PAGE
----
"Why is the president making these unfounded allegations?" asked ABC News' Jonathan Karl. "I mean, this is pretty nuts, isn't it? The president is accusing someone of possible murder. The family is pleading with the president to please stop unfounded conspiracy theories. Why is he doing it?""The president said this morning, this is not an original Trump thought. And it is not," she said, bringing up the Imus clip. But she made no mention of why the president is bringing up the issue 17 years later and with a much larger platform.

When pressed further on the president's conduct, she again diverted blame to Scarborough, saying his morning show unfairly criticizes the president. But again, she offered no substantive defense of Trump.

After McEnany had moved on, PBS reporter Yamiche Alcindor brought it up again: "Why won't the president give this widower peace and stop tweeting about the conspiracy theory involving his wife?"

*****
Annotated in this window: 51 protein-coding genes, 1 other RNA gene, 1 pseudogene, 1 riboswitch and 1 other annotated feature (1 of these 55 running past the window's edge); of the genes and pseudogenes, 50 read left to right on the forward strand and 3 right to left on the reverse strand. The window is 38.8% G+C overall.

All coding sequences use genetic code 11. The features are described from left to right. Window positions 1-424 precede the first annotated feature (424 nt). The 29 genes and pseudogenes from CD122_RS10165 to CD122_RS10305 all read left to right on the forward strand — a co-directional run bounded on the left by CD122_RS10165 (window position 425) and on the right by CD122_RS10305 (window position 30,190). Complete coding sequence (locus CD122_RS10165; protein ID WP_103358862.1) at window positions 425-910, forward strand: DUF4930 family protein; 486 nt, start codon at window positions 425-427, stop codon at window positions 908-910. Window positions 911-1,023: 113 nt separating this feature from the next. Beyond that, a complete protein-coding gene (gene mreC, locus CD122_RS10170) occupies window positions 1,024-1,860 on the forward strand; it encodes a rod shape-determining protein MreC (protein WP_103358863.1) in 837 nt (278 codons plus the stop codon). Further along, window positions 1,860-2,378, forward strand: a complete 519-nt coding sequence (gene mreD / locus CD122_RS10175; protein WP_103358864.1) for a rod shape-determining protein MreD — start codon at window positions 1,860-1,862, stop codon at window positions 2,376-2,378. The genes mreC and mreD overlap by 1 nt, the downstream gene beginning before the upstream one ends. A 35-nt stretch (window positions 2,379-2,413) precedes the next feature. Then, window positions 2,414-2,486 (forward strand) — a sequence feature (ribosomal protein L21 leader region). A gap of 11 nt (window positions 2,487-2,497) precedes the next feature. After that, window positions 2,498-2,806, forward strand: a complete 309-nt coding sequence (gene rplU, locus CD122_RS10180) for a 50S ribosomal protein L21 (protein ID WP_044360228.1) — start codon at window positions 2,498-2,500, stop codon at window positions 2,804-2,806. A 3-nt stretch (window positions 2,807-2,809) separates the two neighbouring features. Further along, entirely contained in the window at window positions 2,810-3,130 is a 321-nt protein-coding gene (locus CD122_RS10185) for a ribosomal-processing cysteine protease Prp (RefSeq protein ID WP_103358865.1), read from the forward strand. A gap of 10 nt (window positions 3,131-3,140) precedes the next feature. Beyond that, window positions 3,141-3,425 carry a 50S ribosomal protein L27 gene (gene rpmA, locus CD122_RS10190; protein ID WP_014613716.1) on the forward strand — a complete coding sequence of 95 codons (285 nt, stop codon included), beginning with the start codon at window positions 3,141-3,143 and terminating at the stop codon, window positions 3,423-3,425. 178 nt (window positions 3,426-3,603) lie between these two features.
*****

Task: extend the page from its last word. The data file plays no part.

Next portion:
McEnany said she had already answered the question, which she hadn't, and said the onus is on Scarborough to explain the Imus clip."The widower is talking specifically about the president!" Alcindor shot back. But McEnany called on Chanel Rion, with the aggressively pro-Trump outlet OAN, who changed the subject to conspiracy theories about the origins of the Russia investigation.

"Are you not going to answer that?" Alcindor called out, still trying to get a substantive response to her question, but Rion spoke over her.

At the end of the briefing, another reporter asked whether Trump was looking for any actual law enforcement steps be taken in response to his conspiracy theory. But McEnany had nothing to add, and simply told people to listen to the Imus clip again. As she hurried out of the briefing room, a reporter asked if Trump would stop promoting the theory — but she left without answering.

Watch the exchange about Klausutis, which begins at 48:45.